|Catholic weddings stay inside for good reason|
Q — My daughter is a practicing Catholic and wanted to get married in an outdoor ceremony. The priest said this was not possible. The priest and secretary actually suggested getting married outside the church and then having the marriage blessed in the church. Many couples today would like outdoor weddings. We know a Catholic couple getting married by a Unitarian minister because they want an outdoor wedding. I have been to several Masses in houses, an outside Mass at Glacier National Park and an outside Mass at a retreat. My husband has had Mass celebrated on the hood of an Army jeep. These were not on consecrated ground. Why is it that a wedding cannot be conducted outside when a Mass can?
|Deacon Owen Cummings|
A — This is obviously a very sensitive issue, and the answer that I offer here may not be particularly satisfying. The response I will offer is dictated by the norm that should be operative in Catholic parishes. I won’t comment on the reported suggestion of the priest and secretary that the couple get married outside the church, and then have their marriage blessed at a later time.
The wedding day is one of the happiest days of the life of a couple, and as they wish to share their happiness with family and friends, they wish to do so often in a “space” that appeals to them and that has particular significance for them. All this is very understandable. So, why does the Catholic Church prefer that couples be married in their parish church? There are two basic reasons. First and fundamentally, the church is trying to emphasize the seriousness and sacredness of the marriage commitment by requiring that the sacrament be celebrated in that place where the church community normally gathers for worship and prayer, that is to say, the local parish church. Second, a couple that marries in a Catholic church is demonstrating that their faith is part of their new life together from the beginning, and furthermore by doing so they are also recognizing that all the sacraments are sacraments of the church, and are never simply private affairs, not even the sacrament of marriage. This latter point is often difficult to convey in our culture, which too often values personal choice and personal freedom in a highly individualistic fashion.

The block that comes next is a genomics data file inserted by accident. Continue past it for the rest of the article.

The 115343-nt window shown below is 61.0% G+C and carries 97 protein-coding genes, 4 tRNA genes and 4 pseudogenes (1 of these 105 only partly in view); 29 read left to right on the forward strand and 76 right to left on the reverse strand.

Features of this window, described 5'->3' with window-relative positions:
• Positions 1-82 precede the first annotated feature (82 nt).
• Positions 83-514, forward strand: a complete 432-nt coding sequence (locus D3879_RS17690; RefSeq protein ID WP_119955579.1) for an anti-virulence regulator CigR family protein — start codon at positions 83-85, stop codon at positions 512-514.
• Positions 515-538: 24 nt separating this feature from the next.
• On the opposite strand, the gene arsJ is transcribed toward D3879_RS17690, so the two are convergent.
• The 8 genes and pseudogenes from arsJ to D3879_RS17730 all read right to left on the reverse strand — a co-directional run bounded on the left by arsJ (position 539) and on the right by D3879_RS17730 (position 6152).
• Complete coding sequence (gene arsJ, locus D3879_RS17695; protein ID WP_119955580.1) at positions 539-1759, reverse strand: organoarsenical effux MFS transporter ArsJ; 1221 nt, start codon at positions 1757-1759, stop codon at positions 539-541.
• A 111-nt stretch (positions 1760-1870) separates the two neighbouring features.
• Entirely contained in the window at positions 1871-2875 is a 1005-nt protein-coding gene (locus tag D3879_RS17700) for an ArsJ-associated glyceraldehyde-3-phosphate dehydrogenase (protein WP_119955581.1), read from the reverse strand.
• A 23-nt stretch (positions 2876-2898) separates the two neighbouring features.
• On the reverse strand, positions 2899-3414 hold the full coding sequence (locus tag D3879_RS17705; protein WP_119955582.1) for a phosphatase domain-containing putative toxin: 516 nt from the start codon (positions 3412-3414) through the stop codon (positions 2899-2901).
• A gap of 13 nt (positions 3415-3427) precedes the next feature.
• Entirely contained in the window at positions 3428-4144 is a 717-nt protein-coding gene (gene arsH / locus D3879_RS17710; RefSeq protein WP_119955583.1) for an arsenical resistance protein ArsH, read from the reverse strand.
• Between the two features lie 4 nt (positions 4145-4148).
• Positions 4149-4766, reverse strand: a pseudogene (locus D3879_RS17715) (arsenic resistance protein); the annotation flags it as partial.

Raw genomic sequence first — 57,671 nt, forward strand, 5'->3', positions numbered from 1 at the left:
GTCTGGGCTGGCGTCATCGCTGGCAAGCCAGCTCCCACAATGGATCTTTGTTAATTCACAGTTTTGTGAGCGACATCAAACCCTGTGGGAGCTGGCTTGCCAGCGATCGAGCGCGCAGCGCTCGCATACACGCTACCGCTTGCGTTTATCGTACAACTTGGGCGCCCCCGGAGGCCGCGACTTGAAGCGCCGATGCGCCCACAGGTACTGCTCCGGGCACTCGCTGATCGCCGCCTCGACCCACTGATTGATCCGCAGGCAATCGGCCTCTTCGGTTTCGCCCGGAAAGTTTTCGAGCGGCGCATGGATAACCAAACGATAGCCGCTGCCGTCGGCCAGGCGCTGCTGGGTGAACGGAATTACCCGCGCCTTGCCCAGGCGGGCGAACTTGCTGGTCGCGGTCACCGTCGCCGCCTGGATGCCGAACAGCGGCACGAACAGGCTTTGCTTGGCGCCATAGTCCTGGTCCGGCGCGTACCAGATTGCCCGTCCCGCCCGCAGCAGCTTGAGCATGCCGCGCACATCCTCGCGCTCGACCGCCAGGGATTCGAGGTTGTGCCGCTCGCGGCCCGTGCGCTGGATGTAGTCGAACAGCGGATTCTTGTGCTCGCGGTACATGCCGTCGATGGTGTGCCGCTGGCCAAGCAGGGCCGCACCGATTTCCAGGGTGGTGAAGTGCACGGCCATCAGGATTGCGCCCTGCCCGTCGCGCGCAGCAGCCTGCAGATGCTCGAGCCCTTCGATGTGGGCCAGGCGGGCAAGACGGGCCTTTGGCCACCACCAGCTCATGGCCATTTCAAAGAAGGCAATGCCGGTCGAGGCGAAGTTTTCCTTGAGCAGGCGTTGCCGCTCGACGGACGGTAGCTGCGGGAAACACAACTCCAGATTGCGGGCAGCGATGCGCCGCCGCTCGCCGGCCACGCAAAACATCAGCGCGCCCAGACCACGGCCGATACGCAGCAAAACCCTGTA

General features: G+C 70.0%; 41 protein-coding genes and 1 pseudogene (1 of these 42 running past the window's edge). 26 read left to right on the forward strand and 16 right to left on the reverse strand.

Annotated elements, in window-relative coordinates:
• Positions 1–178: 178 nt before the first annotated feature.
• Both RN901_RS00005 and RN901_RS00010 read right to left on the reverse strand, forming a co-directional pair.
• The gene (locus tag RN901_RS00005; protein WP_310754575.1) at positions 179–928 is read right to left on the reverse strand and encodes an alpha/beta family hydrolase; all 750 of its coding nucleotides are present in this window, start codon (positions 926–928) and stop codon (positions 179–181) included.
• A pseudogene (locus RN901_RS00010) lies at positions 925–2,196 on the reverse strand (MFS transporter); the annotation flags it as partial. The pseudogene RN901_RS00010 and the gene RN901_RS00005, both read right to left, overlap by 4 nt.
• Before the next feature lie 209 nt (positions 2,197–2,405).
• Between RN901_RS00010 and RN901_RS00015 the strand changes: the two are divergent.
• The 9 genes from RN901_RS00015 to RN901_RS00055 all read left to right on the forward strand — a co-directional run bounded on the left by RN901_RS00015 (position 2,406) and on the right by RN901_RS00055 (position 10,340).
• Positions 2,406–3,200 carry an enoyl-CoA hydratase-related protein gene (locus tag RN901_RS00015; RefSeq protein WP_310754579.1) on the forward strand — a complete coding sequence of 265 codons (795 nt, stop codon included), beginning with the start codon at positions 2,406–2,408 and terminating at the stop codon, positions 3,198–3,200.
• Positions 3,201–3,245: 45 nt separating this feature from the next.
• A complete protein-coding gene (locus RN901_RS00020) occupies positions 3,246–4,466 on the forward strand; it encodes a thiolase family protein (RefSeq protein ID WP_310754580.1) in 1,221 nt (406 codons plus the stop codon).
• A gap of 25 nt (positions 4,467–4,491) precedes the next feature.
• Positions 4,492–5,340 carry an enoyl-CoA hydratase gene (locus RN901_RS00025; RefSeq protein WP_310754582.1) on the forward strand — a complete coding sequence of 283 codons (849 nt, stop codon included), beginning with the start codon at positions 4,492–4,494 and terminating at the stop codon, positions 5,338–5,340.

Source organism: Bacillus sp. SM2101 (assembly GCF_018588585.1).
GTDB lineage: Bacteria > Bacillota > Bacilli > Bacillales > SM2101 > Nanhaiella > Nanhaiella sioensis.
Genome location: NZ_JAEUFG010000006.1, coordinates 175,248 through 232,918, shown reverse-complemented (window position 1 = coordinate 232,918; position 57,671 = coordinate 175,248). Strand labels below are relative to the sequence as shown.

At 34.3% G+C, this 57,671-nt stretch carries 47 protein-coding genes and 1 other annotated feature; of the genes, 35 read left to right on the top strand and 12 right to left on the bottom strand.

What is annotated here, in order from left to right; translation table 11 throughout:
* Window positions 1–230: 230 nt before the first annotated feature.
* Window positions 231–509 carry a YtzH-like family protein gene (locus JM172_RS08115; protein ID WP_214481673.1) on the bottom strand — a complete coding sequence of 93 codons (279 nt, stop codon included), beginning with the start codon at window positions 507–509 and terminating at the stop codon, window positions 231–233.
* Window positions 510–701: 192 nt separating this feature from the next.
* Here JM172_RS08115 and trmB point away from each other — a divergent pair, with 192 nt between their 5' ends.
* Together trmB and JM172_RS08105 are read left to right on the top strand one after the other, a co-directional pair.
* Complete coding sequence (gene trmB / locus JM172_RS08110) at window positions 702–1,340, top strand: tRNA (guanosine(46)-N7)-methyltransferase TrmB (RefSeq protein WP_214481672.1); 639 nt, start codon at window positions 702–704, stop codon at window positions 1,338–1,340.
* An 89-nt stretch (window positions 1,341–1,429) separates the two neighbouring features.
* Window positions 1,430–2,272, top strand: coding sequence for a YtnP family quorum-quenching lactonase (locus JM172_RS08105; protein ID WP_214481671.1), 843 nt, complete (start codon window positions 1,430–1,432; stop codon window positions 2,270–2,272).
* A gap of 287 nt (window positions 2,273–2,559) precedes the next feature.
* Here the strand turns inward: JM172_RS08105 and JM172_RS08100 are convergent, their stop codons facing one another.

Canon 1118 of the church’s Code of Canon Law states that “marriage between Catholics or between a Catholic and a baptized non-Catholic party is to be celebrated in a parish church.
“By permission of the local Ordinary (bishop) or of the parish priest, it may be celebrated in another church or oratory.” In both cases the common and public bond brought about by the sacrament of baptism, and deepened through regular celebration of the Eucharist, is being re-affirmed. If a Catholic marries a non-baptized person, they may be allowed an exception to be married in “some other suitable place.”
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